Granted I didn't spend much time studying this event since I knew I could not chase (my whole season is non-existent thanks to my new career as 'starving artist') but I'm a bit puzzled by all the pooh-pooing of the forecast yesterday. A good percentage of high risk days never produce photogenic EF-4s. If you look at the report map, it certainly looks like it could qualify as a regional outbreak. I'm sure the chase sucked for most but honestly looking at radar signatures the morning HRRR forecasts seemed pretty spot on to me...they captured the mess in OK and the discrete cells in TX, and the forecast in general was pretty good in delineating the aerial threat. It's easy to get excited and wish-casty about any day with big parameters--its just as easy to afterwards say 'i knew it' that the atmosphere doesn't always obey your wishes.
18229
 

Jeff Duda

Resident meteorological expert
Staff member
Oct 7, 2008
2,954
1,431
21
Westminster, CO
www.meteor.iastate.edu
BTW, the way convective outlooks get verified is by something called Practically Perfect (Hindcast/forecast), or PPF. A few websites out there mimic this behavior, but because they differ on specifics of the equation, you get somewhat different results. Here are the results for the tornado aspect of yesterday's forecast:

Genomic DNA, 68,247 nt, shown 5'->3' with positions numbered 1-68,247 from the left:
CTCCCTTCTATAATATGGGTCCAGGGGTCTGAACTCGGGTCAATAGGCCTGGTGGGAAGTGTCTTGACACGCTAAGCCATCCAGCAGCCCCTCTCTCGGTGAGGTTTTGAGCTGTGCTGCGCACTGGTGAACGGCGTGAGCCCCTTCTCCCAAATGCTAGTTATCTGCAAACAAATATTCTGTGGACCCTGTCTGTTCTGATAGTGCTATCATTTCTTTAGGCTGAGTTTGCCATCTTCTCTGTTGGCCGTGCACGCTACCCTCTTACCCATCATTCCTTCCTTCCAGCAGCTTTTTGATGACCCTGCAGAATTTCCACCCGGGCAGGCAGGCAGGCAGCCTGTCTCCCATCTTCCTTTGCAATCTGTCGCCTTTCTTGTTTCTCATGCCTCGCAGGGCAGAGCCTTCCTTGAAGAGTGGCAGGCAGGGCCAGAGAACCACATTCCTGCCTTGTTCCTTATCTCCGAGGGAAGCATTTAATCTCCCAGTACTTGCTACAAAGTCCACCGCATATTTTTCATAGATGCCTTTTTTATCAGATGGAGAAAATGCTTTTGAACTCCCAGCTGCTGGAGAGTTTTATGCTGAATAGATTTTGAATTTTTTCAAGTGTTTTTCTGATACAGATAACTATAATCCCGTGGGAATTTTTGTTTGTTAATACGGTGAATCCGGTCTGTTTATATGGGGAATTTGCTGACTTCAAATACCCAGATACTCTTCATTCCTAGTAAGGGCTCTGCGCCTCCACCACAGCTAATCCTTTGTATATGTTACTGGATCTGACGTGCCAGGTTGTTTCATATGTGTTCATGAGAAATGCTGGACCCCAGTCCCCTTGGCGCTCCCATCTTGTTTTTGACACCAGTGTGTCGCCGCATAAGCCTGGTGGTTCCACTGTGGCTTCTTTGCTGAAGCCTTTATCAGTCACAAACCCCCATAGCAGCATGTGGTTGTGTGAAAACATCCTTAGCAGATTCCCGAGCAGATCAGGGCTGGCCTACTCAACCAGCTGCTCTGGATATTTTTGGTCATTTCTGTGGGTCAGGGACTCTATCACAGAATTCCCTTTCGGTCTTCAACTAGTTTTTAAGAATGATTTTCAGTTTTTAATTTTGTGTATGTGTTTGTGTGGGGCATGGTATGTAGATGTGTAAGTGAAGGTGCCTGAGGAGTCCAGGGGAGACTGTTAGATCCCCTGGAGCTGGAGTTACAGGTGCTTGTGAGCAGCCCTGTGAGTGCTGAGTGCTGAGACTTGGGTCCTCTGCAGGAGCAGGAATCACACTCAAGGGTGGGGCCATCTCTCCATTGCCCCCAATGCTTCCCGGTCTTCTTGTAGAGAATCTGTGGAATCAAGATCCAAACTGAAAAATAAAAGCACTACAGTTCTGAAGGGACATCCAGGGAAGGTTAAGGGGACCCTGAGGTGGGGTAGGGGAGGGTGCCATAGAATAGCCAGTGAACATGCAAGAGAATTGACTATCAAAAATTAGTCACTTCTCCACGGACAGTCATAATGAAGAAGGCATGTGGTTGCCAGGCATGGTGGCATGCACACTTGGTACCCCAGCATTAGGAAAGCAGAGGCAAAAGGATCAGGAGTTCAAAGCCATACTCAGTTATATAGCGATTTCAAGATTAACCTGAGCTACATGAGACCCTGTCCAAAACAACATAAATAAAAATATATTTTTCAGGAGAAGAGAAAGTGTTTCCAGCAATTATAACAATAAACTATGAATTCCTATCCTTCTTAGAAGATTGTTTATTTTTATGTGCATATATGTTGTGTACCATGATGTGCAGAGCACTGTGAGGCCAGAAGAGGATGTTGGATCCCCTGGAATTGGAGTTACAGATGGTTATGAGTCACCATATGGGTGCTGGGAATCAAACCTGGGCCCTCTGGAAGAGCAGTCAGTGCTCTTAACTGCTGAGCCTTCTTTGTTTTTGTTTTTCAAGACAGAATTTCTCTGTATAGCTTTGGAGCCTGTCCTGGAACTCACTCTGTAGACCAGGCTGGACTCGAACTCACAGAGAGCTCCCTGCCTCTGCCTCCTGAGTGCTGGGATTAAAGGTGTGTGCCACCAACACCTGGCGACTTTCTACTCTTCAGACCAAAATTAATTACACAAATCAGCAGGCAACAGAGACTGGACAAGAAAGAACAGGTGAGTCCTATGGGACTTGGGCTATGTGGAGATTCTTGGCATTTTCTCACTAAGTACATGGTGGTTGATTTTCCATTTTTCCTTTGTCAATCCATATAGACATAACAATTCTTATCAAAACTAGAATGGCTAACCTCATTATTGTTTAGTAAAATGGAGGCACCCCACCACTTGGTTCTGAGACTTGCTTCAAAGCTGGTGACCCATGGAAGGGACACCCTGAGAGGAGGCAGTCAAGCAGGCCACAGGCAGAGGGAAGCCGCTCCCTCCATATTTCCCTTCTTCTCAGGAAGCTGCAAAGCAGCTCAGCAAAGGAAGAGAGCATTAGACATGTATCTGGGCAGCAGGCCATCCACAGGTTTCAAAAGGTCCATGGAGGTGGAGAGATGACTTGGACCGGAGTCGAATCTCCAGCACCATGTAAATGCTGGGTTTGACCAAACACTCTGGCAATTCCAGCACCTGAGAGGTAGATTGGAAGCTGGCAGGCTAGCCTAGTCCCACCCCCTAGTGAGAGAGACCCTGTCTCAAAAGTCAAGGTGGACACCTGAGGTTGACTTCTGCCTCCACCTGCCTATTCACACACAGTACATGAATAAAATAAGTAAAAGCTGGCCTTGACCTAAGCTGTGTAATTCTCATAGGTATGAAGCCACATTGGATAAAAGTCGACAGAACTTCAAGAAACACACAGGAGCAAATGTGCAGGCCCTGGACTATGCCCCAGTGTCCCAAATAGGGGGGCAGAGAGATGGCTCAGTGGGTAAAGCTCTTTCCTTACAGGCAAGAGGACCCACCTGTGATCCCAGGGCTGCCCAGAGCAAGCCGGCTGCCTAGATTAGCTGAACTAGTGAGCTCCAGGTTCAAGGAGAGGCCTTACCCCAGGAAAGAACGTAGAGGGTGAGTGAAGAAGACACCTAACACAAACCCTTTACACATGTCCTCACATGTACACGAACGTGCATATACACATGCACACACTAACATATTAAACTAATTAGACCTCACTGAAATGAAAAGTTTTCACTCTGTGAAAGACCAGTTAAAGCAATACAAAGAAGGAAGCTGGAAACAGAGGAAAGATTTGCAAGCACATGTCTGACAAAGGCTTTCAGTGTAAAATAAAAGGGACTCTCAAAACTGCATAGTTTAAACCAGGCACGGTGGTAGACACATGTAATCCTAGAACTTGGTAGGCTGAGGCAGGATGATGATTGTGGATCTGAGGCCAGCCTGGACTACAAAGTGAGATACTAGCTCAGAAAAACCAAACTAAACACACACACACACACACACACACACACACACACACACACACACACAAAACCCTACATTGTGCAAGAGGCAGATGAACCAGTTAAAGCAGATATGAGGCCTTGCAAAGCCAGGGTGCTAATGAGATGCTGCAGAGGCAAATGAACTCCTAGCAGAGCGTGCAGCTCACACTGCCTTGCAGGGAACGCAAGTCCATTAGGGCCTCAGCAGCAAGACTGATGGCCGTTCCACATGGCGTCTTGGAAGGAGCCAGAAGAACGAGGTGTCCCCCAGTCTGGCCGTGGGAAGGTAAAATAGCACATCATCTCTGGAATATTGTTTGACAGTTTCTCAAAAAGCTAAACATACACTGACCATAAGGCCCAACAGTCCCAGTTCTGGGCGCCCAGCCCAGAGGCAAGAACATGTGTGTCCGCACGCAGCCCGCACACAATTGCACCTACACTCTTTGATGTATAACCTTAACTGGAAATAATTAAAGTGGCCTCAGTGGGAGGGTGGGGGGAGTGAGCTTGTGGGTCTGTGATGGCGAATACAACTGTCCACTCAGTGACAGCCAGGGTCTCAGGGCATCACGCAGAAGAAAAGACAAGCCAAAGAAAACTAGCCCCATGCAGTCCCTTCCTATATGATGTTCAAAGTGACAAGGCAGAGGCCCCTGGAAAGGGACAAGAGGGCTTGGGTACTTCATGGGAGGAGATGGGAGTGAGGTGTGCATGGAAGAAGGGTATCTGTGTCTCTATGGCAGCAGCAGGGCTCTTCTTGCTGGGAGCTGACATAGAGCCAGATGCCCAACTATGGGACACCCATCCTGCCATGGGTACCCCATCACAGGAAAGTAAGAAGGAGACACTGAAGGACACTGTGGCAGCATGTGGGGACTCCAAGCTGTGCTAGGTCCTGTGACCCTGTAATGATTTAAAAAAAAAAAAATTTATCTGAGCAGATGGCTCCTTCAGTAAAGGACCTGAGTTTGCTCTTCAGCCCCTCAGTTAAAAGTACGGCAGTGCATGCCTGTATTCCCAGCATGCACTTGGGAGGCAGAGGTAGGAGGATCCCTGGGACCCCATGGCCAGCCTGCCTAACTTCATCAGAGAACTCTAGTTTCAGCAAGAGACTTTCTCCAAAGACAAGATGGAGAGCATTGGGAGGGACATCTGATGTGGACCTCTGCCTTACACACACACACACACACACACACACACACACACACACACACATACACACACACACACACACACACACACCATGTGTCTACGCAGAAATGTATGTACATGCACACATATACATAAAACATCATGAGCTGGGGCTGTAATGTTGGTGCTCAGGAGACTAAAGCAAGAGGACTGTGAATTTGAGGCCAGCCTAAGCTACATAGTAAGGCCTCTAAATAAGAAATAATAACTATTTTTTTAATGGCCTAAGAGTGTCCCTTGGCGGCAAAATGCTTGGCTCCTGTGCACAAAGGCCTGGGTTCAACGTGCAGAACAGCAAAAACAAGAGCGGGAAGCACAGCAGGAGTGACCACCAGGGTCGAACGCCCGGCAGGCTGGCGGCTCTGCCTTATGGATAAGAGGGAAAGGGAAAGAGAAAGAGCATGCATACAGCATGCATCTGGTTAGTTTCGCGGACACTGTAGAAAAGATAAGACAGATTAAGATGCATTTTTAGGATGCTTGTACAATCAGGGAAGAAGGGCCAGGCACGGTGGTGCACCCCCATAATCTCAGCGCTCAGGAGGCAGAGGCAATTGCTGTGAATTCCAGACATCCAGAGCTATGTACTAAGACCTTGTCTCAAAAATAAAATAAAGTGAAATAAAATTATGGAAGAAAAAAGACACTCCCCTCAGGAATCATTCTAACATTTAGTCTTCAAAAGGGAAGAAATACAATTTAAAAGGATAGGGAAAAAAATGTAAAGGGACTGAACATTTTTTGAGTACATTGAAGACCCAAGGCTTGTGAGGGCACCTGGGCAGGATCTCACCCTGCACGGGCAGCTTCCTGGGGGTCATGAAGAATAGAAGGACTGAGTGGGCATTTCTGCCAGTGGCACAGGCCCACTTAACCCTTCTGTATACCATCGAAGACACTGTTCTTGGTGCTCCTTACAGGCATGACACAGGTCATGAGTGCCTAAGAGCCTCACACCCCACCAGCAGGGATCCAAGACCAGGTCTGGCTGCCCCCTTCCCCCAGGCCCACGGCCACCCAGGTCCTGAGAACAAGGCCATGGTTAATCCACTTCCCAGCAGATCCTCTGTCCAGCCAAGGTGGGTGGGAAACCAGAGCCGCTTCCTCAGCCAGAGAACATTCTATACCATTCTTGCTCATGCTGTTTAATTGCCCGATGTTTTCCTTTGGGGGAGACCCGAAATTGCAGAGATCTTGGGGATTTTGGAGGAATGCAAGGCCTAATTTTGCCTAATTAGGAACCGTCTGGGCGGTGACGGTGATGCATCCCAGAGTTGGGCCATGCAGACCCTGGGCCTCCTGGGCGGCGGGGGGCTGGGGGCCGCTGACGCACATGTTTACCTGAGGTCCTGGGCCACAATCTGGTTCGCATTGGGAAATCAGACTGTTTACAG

This one appears on Victor Gensini's website: SPC Practically Perfect Hindcast (with an archive that goes back a fair ways)
tornado_current.png

This one is available on the St. Louis University's CIPS website (CIPS Real-Time SPC Practically Perfect Forecasts)
201905211200_ppfTorn.png

This other one is not available to the public, but is an example of what goes on at the spring forecasting experiment at the Hazardous Weather Testbed in Norman:
Screen Shot 2019-05-21 at 12.49.29 PM.png

Note that the above will not include any hatching for significant reports due to EF-scale ratings not known at the time of image creation.

You can see clearly here that, even in the most friendly scenario, only a moderate risk would have verified for tornadoes. In more conservative cases, barely and enhanced risk would have verified.